Attached Files:

    GLsghost likes this.
  5. emilystrange

    emilystrange Star commenter

    maybe you might want to get your user name changed so you can't be identified.
  6. frustum

    frustum Star commenter

    Assuming your full year isn't up, you're fully entitled to change your return to work date, given sufficient notice (I can never remember whether it's 3 weeks or 8 weeks, but you're well in advance of either). So you do not need to worry about broaching the subject, or easing the blow. In fact, it may well work better for the school; there will be no need for the children to have a change of teacher for the last three weeks; they can see out the year with their current teacher - it's unlikely they won't be able to stay on, unless they've already seized the chance to book a termtime holiday (so the more notice the better).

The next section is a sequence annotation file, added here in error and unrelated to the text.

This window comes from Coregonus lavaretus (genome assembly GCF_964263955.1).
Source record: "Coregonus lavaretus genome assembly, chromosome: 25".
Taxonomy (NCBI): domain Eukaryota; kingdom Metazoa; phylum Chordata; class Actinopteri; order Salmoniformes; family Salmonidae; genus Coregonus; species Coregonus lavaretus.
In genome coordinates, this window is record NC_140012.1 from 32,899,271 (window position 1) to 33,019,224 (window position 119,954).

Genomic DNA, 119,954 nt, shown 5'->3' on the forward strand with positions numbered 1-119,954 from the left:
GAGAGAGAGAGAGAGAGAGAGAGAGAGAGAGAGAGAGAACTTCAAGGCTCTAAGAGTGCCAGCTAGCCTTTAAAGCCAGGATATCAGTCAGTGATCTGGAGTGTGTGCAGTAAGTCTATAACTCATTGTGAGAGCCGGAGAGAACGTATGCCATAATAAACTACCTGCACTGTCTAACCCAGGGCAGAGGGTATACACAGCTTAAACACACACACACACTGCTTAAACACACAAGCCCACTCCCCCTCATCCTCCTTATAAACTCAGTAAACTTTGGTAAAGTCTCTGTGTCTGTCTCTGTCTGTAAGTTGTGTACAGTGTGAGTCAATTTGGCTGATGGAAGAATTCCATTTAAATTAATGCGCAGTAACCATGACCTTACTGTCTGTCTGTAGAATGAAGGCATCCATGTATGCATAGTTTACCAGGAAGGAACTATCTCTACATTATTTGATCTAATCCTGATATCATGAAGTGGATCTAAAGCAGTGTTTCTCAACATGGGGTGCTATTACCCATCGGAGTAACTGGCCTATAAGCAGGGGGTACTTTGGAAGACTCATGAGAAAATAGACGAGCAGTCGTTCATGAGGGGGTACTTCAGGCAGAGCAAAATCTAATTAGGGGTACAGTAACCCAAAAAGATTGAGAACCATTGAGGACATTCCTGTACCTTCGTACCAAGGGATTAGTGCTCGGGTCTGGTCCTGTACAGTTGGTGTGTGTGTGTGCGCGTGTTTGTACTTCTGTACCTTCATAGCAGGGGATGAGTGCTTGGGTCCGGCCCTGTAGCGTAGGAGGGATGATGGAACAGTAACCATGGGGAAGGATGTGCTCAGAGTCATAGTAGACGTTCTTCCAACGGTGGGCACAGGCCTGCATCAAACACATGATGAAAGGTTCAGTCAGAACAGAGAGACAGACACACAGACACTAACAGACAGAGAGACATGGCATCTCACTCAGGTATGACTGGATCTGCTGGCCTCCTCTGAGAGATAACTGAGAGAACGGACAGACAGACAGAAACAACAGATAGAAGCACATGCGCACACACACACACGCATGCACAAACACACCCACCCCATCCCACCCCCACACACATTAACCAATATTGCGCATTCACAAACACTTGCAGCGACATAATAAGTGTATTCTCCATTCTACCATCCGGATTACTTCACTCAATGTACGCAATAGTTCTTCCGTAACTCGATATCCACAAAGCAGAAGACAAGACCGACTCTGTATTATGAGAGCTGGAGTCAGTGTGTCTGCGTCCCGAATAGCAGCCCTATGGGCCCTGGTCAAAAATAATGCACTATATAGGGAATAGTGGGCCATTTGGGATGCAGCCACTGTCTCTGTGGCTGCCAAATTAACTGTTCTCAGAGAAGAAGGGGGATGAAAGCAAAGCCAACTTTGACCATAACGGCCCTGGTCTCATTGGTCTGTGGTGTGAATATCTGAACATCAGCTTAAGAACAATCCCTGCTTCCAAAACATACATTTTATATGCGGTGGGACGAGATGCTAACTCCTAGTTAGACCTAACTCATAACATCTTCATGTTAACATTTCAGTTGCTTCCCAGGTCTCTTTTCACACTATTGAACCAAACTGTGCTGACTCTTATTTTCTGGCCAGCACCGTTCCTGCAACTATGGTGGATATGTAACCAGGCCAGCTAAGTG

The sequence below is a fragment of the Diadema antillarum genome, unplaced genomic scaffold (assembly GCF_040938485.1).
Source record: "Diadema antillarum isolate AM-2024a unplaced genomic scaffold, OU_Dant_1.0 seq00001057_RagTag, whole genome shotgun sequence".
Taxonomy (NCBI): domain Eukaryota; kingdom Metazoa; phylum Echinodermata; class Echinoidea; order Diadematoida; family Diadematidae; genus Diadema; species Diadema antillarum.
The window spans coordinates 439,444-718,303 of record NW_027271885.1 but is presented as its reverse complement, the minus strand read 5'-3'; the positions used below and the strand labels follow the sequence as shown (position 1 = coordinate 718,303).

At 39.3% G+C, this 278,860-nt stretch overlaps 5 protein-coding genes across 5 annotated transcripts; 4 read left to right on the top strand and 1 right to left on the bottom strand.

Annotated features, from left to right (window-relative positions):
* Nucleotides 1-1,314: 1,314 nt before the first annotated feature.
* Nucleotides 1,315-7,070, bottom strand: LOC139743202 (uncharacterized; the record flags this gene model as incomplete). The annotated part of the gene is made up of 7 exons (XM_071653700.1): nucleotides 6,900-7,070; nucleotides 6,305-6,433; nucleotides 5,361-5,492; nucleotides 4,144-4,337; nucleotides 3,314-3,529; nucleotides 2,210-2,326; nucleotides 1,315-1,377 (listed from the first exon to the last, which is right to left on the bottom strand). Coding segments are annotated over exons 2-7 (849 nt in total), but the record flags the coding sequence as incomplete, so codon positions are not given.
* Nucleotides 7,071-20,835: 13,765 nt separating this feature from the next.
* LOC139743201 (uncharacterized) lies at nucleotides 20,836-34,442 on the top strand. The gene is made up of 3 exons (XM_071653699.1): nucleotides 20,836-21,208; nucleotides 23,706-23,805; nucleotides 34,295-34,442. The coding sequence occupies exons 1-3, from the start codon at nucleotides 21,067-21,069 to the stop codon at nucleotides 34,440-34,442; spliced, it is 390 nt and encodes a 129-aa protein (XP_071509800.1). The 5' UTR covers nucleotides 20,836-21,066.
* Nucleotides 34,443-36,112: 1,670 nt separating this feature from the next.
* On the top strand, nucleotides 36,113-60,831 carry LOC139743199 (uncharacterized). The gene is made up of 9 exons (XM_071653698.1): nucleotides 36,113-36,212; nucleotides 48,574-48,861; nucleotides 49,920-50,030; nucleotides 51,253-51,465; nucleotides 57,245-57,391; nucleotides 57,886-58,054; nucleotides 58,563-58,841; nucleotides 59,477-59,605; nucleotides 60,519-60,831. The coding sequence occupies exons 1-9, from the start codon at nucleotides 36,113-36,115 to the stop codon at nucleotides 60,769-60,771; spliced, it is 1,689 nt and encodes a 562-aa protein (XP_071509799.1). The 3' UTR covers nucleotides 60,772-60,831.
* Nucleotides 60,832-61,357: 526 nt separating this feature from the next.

Of course, it would be very sensible to offer KIT days - in primary, if there is a "class-move" day, then I'm sure they would like you in for that, and in secondary there may be some training or preparation for new specs going on, and they may appreciate you going in at a couple of points. However KIT days are by mutual agreement, and they may not want to pay you to go in for 10 mornings - it's probably better value for them just to keep the maternity cover teacher.

    Your other alternative is for your partner to take some leave - now that they are entitled to share the year's leave, they could take those three weeks when you return - a great chance for them to bond with the baby, and solves the childcare issue.
  7. dancerstb

    dancerstb New commenter

    Thank you for all of your replies!